SEP 26, 2018 7:39 PM PDT

Climate Change Isn't the Leading Cause of Global Amphibian Decline; Humans Are

WRITTEN BY: Anthony Bouchard

Around the globe, amphibians of all types are experiencing sharp population declines. Climate change has long been the primary rationalization for this unfortunate phenomenon, but a team of researchers hailing from Pennsylvania State University aren’t convinced that jumping to this conclusion tells the entire story.

Why are global amphibian populations declining? Climate change isn't the only answer.

Image Credit: Pixabay

Reporting this week in the journal Nature Communications, the researchers suggest that while climate change is likely a contributing factor in the global disappearance of amphibians, it’s almost certainly not the only one. In fact, other factors could have a more significant influence.

In an attempt to better understand the situation, the researchers analyzed decades’ worth of statistics for more than 81 North American amphibian species and then looked for correlations concerning climate change-associated side-effects like Winter severity, snowfall rate, breeding water availability, Summer soil moisture, and higher temperature.

Perhaps unsurprisingly, the statistics were all over the place. Climate change alone couldn’t justify the numbers they observed. Furthermore, climate change impacts parts of the world in different ways, so it can’t single-handedly explain population losses for a species that exists all over the world.

"The influence of climate on amphibian populations is complex," explained study lead author David Miller.

"In the last 30 years, we have seen increases in temperature, while some spots have gotten drier and others have gotten wetter. In the big picture, those developments seem to counteract each other. As a result, the impact of climate change for the measures we focused on cannot explain the sharp decline we have seen and continue to see across amphibian populations."

Related: Learning from the frogs that resisted mass extinction

This begged the question: if climate change isn’t the only factor contributing to the alarming amphibian losses we’re experiencing on Earth, then what else is? According to the researchers, habitat loss and the spread of lethal pathogens may each contribute to the problem.

As it would seem, amphibian population decline isn’t a new concept; it’s been happening since at least the 19th century. The research suggests that exponential increases in land development, which demolishes the animals' natural habitats, may have caused the steepest declines in recent memory.

"It is an alarming trend," Miller added. "Across species, on average, we lose more than three in 100 of the sites where they occur each year. Whether the sites are ponds, short stretches of streams or, if we're talking about salamanders, forest plots—they're gone. Our research took place in the United States and Canada, but it's a trend worldwide."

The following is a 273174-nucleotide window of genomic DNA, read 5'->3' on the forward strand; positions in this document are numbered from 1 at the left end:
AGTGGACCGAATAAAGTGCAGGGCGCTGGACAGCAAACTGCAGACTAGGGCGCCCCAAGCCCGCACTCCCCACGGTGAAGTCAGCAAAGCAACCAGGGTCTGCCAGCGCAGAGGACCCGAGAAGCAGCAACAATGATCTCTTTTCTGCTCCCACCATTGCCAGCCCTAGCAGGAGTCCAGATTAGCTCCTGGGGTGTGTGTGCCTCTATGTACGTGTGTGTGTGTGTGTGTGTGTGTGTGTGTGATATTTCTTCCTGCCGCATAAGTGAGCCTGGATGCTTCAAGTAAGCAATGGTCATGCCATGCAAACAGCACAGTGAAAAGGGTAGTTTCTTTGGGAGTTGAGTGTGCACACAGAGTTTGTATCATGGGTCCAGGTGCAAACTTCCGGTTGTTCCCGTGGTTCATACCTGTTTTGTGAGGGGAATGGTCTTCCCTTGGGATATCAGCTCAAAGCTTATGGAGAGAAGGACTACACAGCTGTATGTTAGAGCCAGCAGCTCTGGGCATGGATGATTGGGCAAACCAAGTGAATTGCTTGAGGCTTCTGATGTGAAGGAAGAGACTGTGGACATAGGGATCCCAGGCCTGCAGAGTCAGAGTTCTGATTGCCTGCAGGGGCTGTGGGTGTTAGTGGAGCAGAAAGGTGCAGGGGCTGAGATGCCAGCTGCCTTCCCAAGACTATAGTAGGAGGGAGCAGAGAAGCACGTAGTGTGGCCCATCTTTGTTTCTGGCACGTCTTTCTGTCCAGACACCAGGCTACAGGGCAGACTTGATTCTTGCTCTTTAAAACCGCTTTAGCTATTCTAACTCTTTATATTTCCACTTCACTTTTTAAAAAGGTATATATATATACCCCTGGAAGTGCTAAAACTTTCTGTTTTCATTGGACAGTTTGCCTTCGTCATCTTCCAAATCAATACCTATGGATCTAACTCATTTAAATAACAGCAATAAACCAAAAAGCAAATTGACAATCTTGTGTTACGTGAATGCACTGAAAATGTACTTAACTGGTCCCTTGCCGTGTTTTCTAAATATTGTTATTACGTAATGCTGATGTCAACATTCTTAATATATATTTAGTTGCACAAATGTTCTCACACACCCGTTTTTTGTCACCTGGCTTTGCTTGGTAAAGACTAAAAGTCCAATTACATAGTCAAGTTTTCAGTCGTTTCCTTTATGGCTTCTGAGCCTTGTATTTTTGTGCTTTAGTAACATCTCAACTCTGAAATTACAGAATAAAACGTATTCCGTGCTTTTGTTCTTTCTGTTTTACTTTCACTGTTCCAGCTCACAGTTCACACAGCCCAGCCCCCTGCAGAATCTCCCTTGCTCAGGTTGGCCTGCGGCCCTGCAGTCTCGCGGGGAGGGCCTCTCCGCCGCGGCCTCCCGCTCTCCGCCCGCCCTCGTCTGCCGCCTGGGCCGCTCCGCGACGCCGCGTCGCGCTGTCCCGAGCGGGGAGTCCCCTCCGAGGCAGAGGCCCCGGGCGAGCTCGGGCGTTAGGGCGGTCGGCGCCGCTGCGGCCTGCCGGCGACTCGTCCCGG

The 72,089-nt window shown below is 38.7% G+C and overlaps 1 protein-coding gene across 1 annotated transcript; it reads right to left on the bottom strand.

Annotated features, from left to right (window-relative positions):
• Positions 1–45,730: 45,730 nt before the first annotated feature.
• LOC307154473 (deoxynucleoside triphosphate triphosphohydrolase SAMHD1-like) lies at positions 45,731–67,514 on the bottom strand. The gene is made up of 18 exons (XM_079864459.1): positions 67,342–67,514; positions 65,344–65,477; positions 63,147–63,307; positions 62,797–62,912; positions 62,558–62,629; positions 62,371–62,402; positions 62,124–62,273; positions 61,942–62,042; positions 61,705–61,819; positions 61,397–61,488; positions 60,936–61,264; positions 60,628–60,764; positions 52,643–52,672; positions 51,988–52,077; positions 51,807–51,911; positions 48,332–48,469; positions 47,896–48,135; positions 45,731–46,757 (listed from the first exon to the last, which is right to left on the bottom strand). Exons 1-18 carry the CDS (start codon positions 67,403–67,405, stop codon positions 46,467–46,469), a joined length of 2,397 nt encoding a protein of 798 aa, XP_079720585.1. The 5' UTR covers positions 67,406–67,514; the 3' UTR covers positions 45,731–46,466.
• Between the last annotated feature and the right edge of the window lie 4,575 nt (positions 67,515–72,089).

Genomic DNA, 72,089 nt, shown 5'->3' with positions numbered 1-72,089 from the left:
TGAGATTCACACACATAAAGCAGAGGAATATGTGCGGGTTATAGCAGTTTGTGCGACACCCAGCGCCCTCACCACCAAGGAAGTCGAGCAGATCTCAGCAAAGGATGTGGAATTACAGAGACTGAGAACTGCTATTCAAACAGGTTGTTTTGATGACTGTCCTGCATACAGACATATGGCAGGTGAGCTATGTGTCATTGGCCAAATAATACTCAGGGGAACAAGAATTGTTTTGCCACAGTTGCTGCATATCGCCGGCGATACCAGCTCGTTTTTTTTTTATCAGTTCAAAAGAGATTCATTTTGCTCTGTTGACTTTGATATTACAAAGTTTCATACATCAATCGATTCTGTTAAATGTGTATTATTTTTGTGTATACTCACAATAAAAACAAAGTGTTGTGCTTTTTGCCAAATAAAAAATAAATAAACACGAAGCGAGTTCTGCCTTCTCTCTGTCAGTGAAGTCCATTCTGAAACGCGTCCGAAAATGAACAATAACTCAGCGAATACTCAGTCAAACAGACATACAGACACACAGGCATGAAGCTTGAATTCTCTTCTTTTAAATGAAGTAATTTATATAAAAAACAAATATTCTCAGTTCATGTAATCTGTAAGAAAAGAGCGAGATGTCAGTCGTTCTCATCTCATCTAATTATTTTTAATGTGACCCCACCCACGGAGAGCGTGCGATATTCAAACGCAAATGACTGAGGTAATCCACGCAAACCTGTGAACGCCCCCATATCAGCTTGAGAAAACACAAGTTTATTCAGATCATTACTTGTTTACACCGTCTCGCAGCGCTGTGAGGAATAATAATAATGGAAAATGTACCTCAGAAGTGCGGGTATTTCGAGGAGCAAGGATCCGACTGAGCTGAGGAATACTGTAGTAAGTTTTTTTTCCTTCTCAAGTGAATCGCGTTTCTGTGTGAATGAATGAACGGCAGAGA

Pathogens are another weighty factor regarding amphibian decline, and according to the researchers, the chytrid fungus and ranaviruses are just two of several known pathogens that can get amphibians deathly ill, and they’re spreading like wildfire. And as you might come to expect, it’s like all because of humankind that they are.

"Once these diseases make it to North America then the animals themselves can spread them around," he said. "But it really takes people to be involved in carrying the diseases from, say, Asia to the United States."

Related: How you should feel about endangered species day

So while climate change certainly takes its toll on the world’s diverse amphibian population, it may not impact it as much as we think it does. Instead, a slew of other factors joins forces with it to create the recipe for the ultimate amphibian population beatdown.

With new science opening our eyes to more potential threats to wildlife, additional research in this space should prove valuable as experts move forward with conservation efforts.

Source: Pennsylvania State University, Nature Communications

About the Author
  • Fascinated by scientific discoveries and media, Anthony found his way here at LabRoots, where he would be able to dabble in the two. Anthony is a technology junkie that has vast experience in computer systems and automobile mechanics, as opposite as those sound.
You May Also Like
MAR 13, 2020
Earth & The Environment
MAR 13, 2020
What's the Environmental Footprint of a Glass of Milk?
The environmental footprint of various food industries is a hot media and lifestyle topic. Industries, such as the dairy ...
APR 08, 2020
Neuroscience
APR 08, 2020
Study Catalogs Mouse Facial Expressions
It's easy to gauge a dog or cat's emotion by reading their facial expression, but the same has been historically ...
APR 24, 2020
Health & Medicine
APR 24, 2020
Study Shows Marijuana Withdrawal is Real
Whether or not an addiction to marijuana is a risk of the drug has been widely debated, with the general population typi ...
MAY 15, 2020
Earth & The Environment
MAY 15, 2020
How breathable are our changing oceans?
A study from researchers at the University of Washington examines the breathability of the California Current, the cool, ...
MAY 24, 2020
Plants & Animals
MAY 24, 2020
Bees May 'Trick' Plants Into Flowering When Pollen is Scarce
It’s no secret that bumblebees depend heavily on pollen for their unique worker-centric lifestyles. In fact, whene ...
MAY 25, 2020
Plants & Animals
MAY 25, 2020
Ever Wonder How Some Fish Produce Electricity?
When you hear the term ‘electric fish,’ the first thing that probably comes to mind is the infamous electric ...
Loading Comments...